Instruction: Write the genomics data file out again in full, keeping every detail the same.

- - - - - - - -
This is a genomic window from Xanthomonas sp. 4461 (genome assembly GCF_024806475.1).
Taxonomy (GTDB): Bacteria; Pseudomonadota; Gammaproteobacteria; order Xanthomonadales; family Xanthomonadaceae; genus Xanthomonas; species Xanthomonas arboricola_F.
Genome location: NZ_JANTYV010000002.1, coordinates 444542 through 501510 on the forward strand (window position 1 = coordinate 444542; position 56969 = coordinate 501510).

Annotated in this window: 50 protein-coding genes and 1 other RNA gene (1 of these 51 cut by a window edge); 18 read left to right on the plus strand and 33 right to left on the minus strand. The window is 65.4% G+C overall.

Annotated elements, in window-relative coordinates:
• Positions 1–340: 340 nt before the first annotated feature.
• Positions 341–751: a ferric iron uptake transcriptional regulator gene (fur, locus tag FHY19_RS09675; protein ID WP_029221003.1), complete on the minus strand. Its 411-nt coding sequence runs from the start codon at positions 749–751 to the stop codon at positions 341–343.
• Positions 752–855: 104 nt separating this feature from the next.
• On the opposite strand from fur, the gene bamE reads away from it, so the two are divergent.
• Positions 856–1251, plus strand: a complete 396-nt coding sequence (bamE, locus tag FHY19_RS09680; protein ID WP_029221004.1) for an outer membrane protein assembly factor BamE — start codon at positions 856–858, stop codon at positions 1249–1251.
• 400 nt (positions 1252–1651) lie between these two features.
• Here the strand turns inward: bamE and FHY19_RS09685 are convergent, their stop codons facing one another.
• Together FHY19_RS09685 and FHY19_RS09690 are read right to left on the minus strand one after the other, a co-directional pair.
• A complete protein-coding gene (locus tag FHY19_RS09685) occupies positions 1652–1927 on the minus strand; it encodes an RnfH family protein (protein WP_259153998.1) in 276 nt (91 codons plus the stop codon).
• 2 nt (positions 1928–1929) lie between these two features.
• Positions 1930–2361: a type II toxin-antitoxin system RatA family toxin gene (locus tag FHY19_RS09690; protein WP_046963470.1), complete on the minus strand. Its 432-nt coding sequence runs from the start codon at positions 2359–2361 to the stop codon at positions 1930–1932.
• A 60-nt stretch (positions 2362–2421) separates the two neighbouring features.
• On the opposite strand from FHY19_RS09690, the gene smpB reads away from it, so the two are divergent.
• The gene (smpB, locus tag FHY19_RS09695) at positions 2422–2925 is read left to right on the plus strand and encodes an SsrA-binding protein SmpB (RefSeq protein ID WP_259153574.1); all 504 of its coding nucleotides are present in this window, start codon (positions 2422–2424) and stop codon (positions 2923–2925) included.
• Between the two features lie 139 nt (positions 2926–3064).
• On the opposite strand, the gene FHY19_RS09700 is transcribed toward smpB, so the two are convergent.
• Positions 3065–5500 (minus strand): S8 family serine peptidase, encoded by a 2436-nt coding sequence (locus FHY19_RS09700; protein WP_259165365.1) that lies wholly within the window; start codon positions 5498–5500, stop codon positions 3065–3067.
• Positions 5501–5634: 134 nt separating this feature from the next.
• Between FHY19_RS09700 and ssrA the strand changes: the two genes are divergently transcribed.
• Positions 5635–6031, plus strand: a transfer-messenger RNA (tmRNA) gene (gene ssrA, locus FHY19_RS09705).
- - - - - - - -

This is a genomic window from Xanthomonas sp. 4461 (genome assembly GCF_024806475.1).
Taxonomy (GTDB): Bacteria; Pseudomonadota; Gammaproteobacteria; order Xanthomonadales; family Xanthomonadaceae; genus Xanthomonas; species Xanthomonas arboricola_F.
Genome location: NZ_JANTYV010000002.1, coordinates 444542 through 501510 on the forward strand (window position 1 = coordinate 444542; position 56969 = coordinate 501510).

Annotated in this window: 50 protein-coding genes and 1 other RNA gene (1 of these 51 cut by a window edge); 18 read left to right on the plus strand and 33 right to left on the minus strand. The window is 65.4% G+C overall.

Annotated elements, in window-relative coordinates:
• Positions 1–340: 340 nt before the first annotated feature.
• Positions 341–751: a ferric iron uptake transcriptional regulator gene (fur, locus tag FHY19_RS09675; protein ID WP_029221003.1), complete on the minus strand. Its 411-nt coding sequence runs from the start codon at positions 749–751 to the stop codon at positions 341–343.
• Positions 752–855: 104 nt separating this feature from the next.
• On the opposite strand from fur, the gene bamE reads away from it, so the two are divergent.
• Positions 856–1251, plus strand: a complete 396-nt coding sequence (bamE, locus tag FHY19_RS09680; protein ID WP_029221004.1) for an outer membrane protein assembly factor BamE — start codon at positions 856–858, stop codon at positions 1249–1251.
• 400 nt (positions 1252–1651) lie between these two features.
• Here the strand turns inward: bamE and FHY19_RS09685 are convergent, their stop codons facing one another.
• Together FHY19_RS09685 and FHY19_RS09690 are read right to left on the minus strand one after the other, a co-directional pair.
• A complete protein-coding gene (locus tag FHY19_RS09685) occupies positions 1652–1927 on the minus strand; it encodes an RnfH family protein (protein WP_259153998.1) in 276 nt (91 codons plus the stop codon).
• 2 nt (positions 1928–1929) lie between these two features.
• Positions 1930–2361: a type II toxin-antitoxin system RatA family toxin gene (locus tag FHY19_RS09690; protein WP_046963470.1), complete on the minus strand. Its 432-nt coding sequence runs from the start codon at positions 2359–2361 to the stop codon at positions 1930–1932.
• A 60-nt stretch (positions 2362–2421) separates the two neighbouring features.
• On the opposite strand from FHY19_RS09690, the gene smpB reads away from it, so the two are divergent.
• The gene (smpB, locus tag FHY19_RS09695) at positions 2422–2925 is read left to right on the plus strand and encodes an SsrA-binding protein SmpB (RefSeq protein ID WP_259153574.1); all 504 of its coding nucleotides are present in this window, start codon (positions 2422–2424) and stop codon (positions 2923–2925) included.
• Between the two features lie 139 nt (positions 2926–3064).
• On the opposite strand, the gene FHY19_RS09700 is transcribed toward smpB, so the two are convergent.
• Positions 3065–5500 (minus strand): S8 family serine peptidase, encoded by a 2436-nt coding sequence (locus FHY19_RS09700; protein WP_259165365.1) that lies wholly within the window; start codon positions 5498–5500, stop codon positions 3065–3067.
• Positions 5501–5634: 134 nt separating this feature from the next.
• Between FHY19_RS09700 and ssrA the strand changes: the two genes are divergently transcribed.
• Positions 5635–6031, plus strand: a transfer-messenger RNA (tmRNA) gene (gene ssrA, locus FHY19_RS09705).